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Posted at 6:00 AM ET, 01/25/2011

Cutting the defense budget

By Glenn Kessler

"When the Cold War ended 20 years ago, when I was Chairman [of the Joint Chiefs] and Mr. [Richard] Cheney was Secretary of Defense, we cut the defense budget by 25 percent, and we reduced the force by 500,000 active duty soldiers."
--Retired Gen. Colin L. Powell, January 23, 2011

At a time when the United States is facing a fiscal crisis and a mountain of debt, the former Secretary of State offered this history lesson on CNN Sunday to rebut claims that the defense budget is "sacrosanct and it can't be touched." By today's standards, the numbers seem mind-boggling. Was the defense budget really cut by 25 percent in one four-year presidential term?

The Facts

The fall of the Berlin Wall in 1989 brought forth demands for a "peace dividend," especially from members of Congress. Even before then, military leaders such as Powell recognized that Reagan era defense spending could not sustained, so they sought ways to stay ahead of the congressional demands.

Powell, in a May 1990 interview with The Washington Post, revealed that he thought "the deepest cuts the military could withstand in dollars and troops was 20 to 25 percent." That was significantly higher that a two-percent-cut-a-year plan that Cheney advocated--and the article earned Powell a chewing out by Defense Secretary--but President George H.W. Bush ultimately embraced the idea. By curious coincidence, Bush announced the goal to draw down U.S. forces by 25 percent on August 2, 1990--the day Saddam Hussein's troops invaded Kuwait.

Because of the time lag in crafting and implementing federal budgets--and because the fiscal year begins on Sept. 1-- it makes the most sense to assign the budget years 1990 through 1993 to Bush's single term. By that standard, defense budget authority went from $293 billion in 1990 to $267 billion in 1993, for a decline of almost nine percent.

Experts say that active duty forces should be measured from 1989, since that is the number of troops Bush inherited. The number of active duty forces went from 2.2 million in 1989 to just under 1.8 million in 1993, for a total cut of more than 400,000. Cheney's official biography on the Defense Department website measures the decline for both the budget and troops the same way, using slightly different figures.

However, the budget numbers have not been adjusted for inflation, which is the most accurate way to compare budgets over a period of time. When the budgets are adjusted to 2011 dollars, the decline from 1990 to 1993 is much more dramatic: about 15 to 16 percent. Powell stayed on as Joint Chiefs chairman in the first year of the Clinton administration, when the budget was cut even further, resulting in a total cut of about 22 to 23 percent from the 1990 levels. That's getting pretty close to 25 percent.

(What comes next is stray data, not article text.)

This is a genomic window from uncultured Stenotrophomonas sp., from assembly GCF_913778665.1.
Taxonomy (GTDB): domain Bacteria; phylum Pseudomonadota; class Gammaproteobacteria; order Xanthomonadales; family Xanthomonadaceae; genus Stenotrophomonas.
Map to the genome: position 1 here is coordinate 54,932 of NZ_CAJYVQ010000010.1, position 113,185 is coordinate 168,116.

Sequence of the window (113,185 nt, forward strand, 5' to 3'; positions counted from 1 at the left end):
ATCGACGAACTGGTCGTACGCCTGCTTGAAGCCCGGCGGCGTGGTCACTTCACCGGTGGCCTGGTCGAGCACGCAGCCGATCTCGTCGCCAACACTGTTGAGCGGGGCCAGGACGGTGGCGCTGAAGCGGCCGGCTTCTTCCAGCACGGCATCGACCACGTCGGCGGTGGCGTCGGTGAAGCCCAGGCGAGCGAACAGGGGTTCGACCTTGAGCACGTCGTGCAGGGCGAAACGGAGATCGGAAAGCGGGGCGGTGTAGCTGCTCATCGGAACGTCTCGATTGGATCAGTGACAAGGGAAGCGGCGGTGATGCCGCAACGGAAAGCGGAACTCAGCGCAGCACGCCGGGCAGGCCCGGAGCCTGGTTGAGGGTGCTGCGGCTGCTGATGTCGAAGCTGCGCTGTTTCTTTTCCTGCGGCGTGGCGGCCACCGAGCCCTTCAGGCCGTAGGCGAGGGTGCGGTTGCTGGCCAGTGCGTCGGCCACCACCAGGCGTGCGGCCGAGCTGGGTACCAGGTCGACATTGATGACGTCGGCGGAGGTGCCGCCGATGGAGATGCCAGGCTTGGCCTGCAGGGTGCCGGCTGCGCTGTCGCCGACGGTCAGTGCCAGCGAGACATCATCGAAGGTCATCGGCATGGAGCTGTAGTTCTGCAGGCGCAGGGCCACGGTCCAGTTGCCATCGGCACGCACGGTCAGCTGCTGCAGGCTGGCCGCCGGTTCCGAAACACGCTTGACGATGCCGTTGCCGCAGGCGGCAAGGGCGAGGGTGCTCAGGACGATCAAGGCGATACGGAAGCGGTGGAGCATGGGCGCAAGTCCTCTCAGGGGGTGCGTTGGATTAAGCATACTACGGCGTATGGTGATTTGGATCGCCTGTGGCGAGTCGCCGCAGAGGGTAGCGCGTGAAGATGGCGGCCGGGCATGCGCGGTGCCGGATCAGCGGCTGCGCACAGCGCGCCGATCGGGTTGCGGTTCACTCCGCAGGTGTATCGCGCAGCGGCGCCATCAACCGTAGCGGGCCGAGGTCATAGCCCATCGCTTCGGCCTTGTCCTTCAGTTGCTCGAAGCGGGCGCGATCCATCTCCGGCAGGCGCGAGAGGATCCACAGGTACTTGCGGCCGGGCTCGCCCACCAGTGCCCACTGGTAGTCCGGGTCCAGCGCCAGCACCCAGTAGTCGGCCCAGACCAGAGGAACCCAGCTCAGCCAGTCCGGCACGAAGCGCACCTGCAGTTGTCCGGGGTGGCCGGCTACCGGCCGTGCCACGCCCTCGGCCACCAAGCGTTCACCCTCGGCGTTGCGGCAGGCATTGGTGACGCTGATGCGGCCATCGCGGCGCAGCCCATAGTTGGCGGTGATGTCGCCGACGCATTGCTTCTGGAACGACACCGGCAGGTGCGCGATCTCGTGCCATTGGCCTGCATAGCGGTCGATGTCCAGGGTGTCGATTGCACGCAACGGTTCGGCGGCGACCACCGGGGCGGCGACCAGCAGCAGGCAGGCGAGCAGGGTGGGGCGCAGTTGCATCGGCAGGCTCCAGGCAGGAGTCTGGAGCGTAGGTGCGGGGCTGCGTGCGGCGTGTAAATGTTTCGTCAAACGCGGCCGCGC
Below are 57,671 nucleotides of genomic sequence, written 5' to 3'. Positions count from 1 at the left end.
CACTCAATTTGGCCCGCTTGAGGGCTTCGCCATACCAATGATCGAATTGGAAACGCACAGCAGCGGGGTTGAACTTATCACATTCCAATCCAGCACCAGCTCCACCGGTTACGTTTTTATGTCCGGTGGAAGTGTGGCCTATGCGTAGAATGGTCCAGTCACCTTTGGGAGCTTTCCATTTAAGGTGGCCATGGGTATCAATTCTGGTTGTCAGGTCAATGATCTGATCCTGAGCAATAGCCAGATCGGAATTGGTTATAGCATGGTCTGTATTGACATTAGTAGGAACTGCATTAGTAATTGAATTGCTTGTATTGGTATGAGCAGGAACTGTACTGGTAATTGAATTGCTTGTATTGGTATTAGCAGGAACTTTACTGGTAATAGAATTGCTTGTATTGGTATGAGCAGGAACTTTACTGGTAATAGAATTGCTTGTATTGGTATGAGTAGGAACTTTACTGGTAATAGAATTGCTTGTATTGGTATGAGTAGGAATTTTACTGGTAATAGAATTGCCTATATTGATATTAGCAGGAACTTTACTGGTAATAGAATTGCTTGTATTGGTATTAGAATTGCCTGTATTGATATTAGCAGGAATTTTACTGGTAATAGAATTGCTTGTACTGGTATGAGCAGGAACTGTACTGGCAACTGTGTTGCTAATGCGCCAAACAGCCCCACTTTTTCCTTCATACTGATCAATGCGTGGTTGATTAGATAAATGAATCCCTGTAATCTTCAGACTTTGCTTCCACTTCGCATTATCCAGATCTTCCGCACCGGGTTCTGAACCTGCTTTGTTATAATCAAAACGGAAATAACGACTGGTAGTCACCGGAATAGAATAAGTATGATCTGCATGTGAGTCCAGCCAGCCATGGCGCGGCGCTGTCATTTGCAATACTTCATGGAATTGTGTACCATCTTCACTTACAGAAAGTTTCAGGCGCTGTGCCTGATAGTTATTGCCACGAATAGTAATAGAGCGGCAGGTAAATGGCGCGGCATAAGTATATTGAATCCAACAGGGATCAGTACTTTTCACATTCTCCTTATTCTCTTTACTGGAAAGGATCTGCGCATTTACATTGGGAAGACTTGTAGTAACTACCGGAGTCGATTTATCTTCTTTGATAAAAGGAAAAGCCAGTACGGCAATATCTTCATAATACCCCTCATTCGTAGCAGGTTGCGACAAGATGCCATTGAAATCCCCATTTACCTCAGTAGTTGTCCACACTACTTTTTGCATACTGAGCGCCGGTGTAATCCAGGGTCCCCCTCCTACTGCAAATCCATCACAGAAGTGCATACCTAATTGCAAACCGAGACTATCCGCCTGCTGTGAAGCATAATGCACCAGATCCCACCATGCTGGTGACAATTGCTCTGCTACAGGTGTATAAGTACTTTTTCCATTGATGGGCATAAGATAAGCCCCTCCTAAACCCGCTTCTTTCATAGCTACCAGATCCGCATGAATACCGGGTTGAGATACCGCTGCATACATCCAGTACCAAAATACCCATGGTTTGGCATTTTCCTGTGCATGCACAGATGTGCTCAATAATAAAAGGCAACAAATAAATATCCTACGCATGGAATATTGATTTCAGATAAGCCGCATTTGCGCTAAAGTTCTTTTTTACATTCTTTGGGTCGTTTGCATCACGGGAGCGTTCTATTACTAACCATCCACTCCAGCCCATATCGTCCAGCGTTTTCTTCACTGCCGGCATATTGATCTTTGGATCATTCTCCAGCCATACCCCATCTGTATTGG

Meanwhile, troop levels continued to fall, to 1.7 million, for a 500,000 reduction by 1994. (By the end of Clinton's term, active duty forces stood at just under 1.4 million.)

"Our goal was to reduce to a Base Force level with a cut of 500,000 active duty and an overall reduction of 25 percent of the budget," Powell said in an email. "The new level may not have been reached while Mr. Cheney was still there or before I left, but the reductions were in train." He noted, "President Clinton cut it even more."

Gordon Adams, an international relations professor at American University who at the time was the Office of Management and Budget official responsible for the DOD budget, said more credit for the 1994 reductions should go to the OMB and then-Defense Secretary Les Aspin but Powell "might take credit for them."

The process that started in 1990 under George H.W. Bush was ultimately reversed under the presidency of his son, George W. Bush, with the defense budget soaring to today's levels. When budget numbers are adjusted for inflation, the United States is now spending more on defense than at the height of the Reagan years, according to Todd Harrison, senior fellow for defense budget studies at the Center for Strategic and Budgetary Assessments.


The Pinocchio Test

In raw numbers, Powell's claims hold up for active duty troops. His assertion for the defense budget comes pretty close in inflation-adjusted dollars, especially if you give him credit for the full period he served as chairman of the Joint Chiefs of Staff. Certainly, the 25 percent goal was embraced and announced by President George H.W. Bush--and the military reached that target.

Powell earns the prized Geppetto Checkmark.

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By Glenn Kessler  | January 25, 2011; 6:00 AM ET
Categories:  Geppetto's Checkmark, Other Foreign Policy, War on Terror  
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